The global freshwater supply is decreasing by almost half an inch annually, the World Meteorological Organization warned in a report released this week. By 2050, around 5 billion people will have inadequate access to water for at least one month a year, the report said.
Overall, global warming is intensifying the planet’s water cycle, with flood disasters increasing by 134 percent since 2000, while the number and duration of droughts has increased by 29 percent over the same period. Most of the deaths and economic losses from flooding are in Asia, while Africa is hardest hit by the drought.
“The water runs out of the tub in some places while it overflows in others,” says Maxx Dilley, director of the WMO climate program. “We have known that for a long time. As scientists began to grasp the importance of climate change, an acceleration of the water cycle was seen as likely. ”
Researchers see the changes in the water cycle both in its effects and in the data, Dilley said.
“And it’s not just the climate,” he said. “Society plays a major role with population growth and development. At some point these factors are really going to come together in a way that is really harmful. The extremes of this summer were early warnings. “
The United States has had 64 flood and drought disasters since 1980 that have cost more than $ 427 billion, or 21.5 percent of the total cost of the country’s climate-related disasters, as compiled by the National Oceanic and Atmospheric Administration.
Globally, the WMO estimates that between 1970 and 2019 there were 11,072 disasters related to weather, water and other climate-related hazards, resulting in 2.06 million deaths and $ 3.6 trillion in economic losses. About 70 percent of climate-related deaths occurred in the world’s least developed countries.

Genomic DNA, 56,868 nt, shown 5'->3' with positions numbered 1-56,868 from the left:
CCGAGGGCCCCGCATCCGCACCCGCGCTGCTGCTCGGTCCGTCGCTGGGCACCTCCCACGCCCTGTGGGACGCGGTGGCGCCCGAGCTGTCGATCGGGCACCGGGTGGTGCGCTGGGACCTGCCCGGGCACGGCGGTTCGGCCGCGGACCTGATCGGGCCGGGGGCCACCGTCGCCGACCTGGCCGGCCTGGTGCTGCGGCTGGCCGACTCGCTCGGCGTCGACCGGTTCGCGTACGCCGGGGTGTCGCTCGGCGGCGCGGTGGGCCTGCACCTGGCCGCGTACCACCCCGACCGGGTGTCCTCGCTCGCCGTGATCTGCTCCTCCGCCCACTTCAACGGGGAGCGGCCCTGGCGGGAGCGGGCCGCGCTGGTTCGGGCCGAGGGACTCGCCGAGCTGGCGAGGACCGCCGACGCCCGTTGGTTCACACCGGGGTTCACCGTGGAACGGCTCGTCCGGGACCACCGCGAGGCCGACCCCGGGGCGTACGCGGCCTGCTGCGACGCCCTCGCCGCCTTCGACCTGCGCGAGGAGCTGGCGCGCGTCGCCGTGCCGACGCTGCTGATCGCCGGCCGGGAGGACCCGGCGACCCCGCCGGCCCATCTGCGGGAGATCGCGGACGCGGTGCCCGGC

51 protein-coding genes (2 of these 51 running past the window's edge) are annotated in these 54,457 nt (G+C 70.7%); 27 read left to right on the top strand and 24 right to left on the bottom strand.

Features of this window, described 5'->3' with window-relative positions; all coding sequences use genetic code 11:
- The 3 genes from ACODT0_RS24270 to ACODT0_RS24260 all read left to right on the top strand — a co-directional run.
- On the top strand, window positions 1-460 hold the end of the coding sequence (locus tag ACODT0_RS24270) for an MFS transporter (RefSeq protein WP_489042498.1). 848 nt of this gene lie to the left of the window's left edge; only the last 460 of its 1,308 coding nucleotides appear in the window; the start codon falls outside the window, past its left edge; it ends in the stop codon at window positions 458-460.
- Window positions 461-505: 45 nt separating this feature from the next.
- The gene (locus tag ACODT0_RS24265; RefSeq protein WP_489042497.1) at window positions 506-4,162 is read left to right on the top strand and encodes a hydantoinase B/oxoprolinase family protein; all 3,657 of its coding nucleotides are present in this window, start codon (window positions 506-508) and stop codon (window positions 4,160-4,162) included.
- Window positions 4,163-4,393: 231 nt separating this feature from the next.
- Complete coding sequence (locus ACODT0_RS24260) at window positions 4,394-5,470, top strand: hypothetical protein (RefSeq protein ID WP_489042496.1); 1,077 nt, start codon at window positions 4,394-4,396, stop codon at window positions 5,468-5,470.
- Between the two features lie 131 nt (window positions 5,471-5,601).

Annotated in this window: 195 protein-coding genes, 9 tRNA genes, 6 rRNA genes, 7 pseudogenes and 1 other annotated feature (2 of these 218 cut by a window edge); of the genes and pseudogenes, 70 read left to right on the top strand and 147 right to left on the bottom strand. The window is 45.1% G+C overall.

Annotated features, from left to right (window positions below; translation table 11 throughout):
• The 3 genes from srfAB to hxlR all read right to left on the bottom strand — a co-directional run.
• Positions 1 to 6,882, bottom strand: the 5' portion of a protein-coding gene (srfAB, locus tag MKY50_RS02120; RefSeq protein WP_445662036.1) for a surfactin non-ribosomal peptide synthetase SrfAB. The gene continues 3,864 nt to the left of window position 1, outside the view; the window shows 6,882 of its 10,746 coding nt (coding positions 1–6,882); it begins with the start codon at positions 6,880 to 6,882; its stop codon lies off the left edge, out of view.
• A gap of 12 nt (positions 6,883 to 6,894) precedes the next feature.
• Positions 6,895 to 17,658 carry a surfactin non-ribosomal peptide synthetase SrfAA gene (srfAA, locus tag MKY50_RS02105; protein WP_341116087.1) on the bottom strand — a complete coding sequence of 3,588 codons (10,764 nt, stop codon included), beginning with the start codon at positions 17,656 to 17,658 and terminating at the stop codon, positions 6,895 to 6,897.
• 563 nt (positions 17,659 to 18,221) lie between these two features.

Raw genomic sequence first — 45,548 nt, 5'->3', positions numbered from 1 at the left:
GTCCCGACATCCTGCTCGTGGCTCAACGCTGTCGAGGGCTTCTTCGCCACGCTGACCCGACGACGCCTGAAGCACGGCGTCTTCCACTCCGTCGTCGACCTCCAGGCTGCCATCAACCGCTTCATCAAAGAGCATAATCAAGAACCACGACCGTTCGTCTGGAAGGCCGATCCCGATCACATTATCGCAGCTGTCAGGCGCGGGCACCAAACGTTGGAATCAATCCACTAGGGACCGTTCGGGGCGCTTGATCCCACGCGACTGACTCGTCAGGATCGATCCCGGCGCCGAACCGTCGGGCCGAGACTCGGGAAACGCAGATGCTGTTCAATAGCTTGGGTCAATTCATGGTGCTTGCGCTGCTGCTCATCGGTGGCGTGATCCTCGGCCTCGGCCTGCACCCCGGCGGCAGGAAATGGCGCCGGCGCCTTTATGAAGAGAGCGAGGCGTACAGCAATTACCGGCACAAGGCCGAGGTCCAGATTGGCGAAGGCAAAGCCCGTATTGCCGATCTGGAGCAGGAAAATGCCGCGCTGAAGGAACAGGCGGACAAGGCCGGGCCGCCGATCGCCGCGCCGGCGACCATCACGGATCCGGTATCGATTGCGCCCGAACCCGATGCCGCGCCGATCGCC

Many countries fall short
The report also found that many countries are unwilling to cope with the rise in water-related extremes, particularly developing regions in the Global South.
“There is a long, long history of attempts to improve early warning systems for agriculture and food security impacts, but the water sector is underserved,” said Dilley. “There are a number of water variables such as groundwater and river runoff that are not observed.”
Global warming amplifies water-related extremes in a number of ways. A warmer atmosphere contains more moisture, which can lead to more intense rainfall, including from tropical storms. For example, recent research shows that warming will intensify rain from humid air currents called atmospheric rivers, which are already causing most of the flood damage in the western United States.
Other studies show how changes in regional ocean currents and wind patterns can aggravate extremes. In 2016, researchers found that boundary currents that run parallel to the coast of several continents carry 20 percent more energy than they did 50 years ago and lead to an increase in destructive flooding in some regions, including Asia, which was highlighted as one of the areas Most at risk in the new WMO report.
Last year alone, extreme rainfall caused massive flooding in Japan, China, Indonesia, Nepal, Pakistan and India, WMO Secretary General Petteri Taalas said on Tuesday when the report was released.
“Millions of people have been displaced and hundreds have been killed,” he said. “But floods have not only caused major disruptions in developing countries. Catastrophic floods in Europe left hundreds of deaths and widespread damage. “